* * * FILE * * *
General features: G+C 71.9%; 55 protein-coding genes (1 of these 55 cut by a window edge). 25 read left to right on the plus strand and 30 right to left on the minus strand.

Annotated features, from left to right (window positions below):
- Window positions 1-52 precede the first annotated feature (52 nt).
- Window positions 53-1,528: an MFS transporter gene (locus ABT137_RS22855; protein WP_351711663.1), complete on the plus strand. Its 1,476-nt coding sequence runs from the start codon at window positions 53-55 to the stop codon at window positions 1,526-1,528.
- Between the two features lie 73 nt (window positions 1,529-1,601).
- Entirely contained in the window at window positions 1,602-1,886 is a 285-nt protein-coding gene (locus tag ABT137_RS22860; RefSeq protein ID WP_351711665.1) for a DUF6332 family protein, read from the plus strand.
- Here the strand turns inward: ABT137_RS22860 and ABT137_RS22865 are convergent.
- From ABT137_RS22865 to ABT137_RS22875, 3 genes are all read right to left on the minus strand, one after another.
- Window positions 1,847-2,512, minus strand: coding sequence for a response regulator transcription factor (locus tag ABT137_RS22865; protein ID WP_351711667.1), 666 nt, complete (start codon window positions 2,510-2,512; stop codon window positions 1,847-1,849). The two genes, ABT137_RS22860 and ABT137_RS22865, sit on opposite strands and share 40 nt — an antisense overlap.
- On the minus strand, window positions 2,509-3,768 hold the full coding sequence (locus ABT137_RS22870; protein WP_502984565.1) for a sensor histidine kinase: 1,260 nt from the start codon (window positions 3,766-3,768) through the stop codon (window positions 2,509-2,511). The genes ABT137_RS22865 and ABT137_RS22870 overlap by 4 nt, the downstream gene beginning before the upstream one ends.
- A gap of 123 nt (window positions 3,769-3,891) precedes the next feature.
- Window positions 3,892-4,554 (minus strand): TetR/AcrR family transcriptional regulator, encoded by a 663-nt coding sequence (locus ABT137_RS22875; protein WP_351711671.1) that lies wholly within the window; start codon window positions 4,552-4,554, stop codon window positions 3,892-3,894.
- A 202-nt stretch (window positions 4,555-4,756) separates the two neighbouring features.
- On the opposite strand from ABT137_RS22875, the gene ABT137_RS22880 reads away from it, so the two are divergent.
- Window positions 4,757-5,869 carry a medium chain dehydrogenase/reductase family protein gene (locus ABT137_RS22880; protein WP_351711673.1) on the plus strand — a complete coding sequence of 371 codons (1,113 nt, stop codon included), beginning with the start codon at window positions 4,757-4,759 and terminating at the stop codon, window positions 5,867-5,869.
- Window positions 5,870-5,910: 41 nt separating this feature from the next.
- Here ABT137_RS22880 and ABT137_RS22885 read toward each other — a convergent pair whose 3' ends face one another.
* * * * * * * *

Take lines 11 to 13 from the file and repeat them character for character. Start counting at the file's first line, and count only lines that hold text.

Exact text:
- A gap of 123 nt (window positions 3,769-3,891) precedes the next feature.
- Window positions 3,892-4,554 (minus strand): TetR/AcrR family transcriptional regulator, encoded by a 663-nt coding sequence (locus ABT137_RS22875; protein WP_351711671.1) that lies wholly within the window; start codon window positions 4,552-4,554, stop codon window positions 3,892-3,894.
- A 202-nt stretch (window positions 4,555-4,756) separates the two neighbouring features.